I observed with amusement the 2010 Conservative Political Action Conference last weekend — especially Glenn Beck’s diatribe on progressives, in which he said that the difference between Communists and progressives is the difference between revolution and evolution: “one requires a gun and the other does it slowly, piece by piece, eating away at it, to the point to where now our people in Congress, they don’t even care.” I’m not quite sure what Beck was referring to when he said that progressives were eating away at “it”–I assume that in his mind, he’s referring to the values of America.
The definition of what Beck believes progressives are chipping away at is the key to unlocking his statement. If it is, in fact, the values of America, it’s very important to take a look at his discussion of these values. He mentions several stories about his life to illustrate American values–but all of them reduce to “personal responsibility”, words Beck used himself in his speech. He essentially believes that people should take care of their own problems, secure their own jobs, buy their own health care, and buy their own food. And the government should in no way interfere with anyone’s life.
I’m taking a fascinating American history class this quarter, in which we learned that an important characteristic of the colonies and early America was labor scarcity and land abundance. People were able to work hard and secure their own land and they were also able to get jobs quite easily because farmers needed workers on their land, and there was a need for resources to use and export.
However, when America began to modernize and industrialize, things began to change. Cities began to form, and there was less of an opportunity for people to successfully make it into the upper or middle class as there was during the time of the Revolutionary and Civil War eras. In the early 1900s, problems began to emerge in society, such as what to do with immigrants and women. Should women have the right to vote, and did America promote equality and freedom? Out of these tough questions emerged the progressives.
The progressives did not want to abolish the values of America, nor did they wish to make America a Communist or socialist nation. In fact, they wanted to retain our capitalistic economy. They merely wished to address these problems. From this desire to address the issues of America came Franklin Roosevelt’s Four Freedoms and his New Deal–two, I imagine, of the more egregious historical American policies and concepts to the conservative mind.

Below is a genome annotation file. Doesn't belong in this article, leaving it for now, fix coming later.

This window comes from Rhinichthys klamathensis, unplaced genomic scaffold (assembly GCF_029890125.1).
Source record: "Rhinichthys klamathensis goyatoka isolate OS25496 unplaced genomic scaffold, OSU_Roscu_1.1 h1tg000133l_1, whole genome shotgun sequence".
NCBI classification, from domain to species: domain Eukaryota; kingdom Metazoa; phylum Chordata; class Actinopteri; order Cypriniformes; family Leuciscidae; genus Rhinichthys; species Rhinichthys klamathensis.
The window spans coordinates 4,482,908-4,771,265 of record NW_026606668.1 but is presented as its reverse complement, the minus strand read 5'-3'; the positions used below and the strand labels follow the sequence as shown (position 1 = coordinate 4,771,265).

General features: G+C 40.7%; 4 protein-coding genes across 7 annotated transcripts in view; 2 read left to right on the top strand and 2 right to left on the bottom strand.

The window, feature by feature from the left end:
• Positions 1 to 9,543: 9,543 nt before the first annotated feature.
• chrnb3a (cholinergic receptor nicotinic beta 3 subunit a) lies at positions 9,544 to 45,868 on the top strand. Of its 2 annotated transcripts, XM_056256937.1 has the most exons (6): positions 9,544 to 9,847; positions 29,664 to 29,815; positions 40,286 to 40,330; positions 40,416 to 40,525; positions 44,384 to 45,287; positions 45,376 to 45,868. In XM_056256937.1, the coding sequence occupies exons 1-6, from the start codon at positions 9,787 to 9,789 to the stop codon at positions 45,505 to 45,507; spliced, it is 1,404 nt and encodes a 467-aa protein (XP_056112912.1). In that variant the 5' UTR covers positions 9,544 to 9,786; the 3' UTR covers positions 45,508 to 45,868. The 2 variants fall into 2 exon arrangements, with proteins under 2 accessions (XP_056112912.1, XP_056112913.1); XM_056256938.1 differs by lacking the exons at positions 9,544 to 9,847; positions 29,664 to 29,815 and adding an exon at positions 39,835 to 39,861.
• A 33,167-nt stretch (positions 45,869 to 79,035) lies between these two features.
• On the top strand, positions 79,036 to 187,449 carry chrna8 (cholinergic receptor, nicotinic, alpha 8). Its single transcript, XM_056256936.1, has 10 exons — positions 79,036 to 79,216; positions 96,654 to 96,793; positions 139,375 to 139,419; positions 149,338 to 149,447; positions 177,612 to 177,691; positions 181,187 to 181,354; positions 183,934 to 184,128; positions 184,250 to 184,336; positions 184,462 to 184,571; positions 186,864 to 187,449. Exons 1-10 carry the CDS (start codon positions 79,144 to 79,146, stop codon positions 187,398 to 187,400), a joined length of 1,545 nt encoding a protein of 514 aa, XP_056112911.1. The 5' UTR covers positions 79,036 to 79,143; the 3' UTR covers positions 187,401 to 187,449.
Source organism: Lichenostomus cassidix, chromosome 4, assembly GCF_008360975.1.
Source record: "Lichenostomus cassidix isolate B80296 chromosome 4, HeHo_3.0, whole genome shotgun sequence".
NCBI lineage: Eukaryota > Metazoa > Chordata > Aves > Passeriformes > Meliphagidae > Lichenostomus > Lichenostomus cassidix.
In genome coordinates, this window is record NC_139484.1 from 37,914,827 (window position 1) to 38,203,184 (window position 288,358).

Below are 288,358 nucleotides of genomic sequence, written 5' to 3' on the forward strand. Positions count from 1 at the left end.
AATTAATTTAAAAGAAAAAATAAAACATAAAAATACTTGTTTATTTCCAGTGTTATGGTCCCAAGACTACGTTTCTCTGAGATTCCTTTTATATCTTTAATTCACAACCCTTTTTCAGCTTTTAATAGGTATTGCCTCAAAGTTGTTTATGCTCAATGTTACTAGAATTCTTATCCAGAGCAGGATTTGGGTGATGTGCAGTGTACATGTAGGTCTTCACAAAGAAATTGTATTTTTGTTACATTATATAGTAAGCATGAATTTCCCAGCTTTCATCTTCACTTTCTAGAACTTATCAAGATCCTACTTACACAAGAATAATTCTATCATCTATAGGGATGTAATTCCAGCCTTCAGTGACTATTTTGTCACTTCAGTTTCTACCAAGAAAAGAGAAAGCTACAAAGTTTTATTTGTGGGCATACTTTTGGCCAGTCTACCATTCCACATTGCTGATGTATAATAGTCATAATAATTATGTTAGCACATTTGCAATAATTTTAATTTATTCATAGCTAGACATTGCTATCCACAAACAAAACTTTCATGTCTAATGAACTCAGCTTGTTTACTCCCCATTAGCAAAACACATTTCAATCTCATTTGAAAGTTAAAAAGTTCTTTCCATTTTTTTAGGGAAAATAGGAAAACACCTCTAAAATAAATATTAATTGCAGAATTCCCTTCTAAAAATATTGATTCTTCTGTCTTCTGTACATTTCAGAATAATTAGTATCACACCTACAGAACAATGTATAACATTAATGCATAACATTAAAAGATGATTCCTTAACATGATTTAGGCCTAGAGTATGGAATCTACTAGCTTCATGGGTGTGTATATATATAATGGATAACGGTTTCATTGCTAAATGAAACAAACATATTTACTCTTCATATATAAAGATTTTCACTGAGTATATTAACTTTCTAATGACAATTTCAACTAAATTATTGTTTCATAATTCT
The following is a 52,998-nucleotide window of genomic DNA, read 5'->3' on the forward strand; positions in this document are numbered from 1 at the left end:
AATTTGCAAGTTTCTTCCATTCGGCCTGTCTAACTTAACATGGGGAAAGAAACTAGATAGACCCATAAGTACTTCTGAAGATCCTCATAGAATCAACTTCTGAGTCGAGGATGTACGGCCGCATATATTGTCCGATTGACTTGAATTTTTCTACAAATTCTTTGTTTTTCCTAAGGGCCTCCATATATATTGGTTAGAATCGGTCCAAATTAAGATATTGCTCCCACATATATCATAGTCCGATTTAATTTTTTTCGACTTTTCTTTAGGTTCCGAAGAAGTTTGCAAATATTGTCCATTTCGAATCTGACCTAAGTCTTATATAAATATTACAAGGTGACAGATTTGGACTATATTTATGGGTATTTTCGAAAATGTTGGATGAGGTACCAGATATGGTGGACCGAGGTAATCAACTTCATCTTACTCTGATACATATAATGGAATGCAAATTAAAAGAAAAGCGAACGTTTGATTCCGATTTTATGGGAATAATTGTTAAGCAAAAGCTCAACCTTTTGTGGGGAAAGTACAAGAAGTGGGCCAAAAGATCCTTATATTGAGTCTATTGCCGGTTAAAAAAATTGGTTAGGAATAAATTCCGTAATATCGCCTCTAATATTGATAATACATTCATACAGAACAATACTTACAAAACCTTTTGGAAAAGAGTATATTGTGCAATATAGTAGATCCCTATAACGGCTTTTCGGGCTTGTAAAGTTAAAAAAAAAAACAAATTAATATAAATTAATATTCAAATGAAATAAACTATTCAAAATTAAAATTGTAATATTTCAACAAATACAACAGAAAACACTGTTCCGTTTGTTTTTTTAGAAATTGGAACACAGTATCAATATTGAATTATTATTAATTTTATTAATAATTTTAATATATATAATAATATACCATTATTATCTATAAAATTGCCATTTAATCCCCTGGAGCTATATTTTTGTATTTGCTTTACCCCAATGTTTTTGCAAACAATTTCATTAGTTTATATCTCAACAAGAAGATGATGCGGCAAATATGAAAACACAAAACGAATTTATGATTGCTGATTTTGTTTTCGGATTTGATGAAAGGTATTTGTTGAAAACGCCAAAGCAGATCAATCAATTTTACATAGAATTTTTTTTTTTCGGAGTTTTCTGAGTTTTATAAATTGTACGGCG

But we’re not chipping away at any old values, or attempting to turn America into a socialist nation. We’re merely stating that in today’s America, there are people who, without reforms, wouldn’t have a fair shot at the capitalistic opportunities that America offers. And when Glenn Beck stands up and shouts to his followers that progressives are ruining America, he is only causing people who trust him to be afraid. And the results of this fear-mongering are visible today. One big fear that conservatives grappled with when the Democrats and President Obama took office was the notion that we progressives were going to take away their guns.
On the contrary, President Obama has remained fairly silent on the matter of gun control, and as far as I know people are still able to own guns–and we’re already beginning the second year of progressive rule. In fact, the NY Times reports that President Obama “signed bills last year allowing guns to be carried in national parks and in luggage on Amtrak trains.”
Nevertheless, there are reports of states loosening the reign on gun control and a mass purchase of guns in response to the nonexistent threat of restrictive gun control. According to a NY Times report Wednesday, “In Virginia, the General Assembly approved a bill last week that allows people to carry concealed weapons in bars and restaurants that serve alcohol, and the House of Delegates voted to repeal a 17-year-old ban on buying more than one handgun a month.”
The article goes on to state that several other states, such as Wyoming and Arizona, are also considering relaxing their gun control laws. Action and protestation based on fear and imagined threats is becoming a trend in conservatism today, and until that is corralled, truth can’t prevail in society.
President Franklin D. Roosevelt eloquently discussed this problem of fear hindering truth from progressing in his First Inaugural Address, when he said, “This is preeminently the time to speak the truth, the whole truth, frankly and boldly. Nor need we shrink from honestly facing conditions in our country today. This great Nation will endure as it has endured, will revive and will prosper. So, first of all, let me assert my firm belief that the only thing we have to fear is fear itself — nameless, unreasoning, unjustified terror which paralyzes needed efforts to convert retreat into advance.”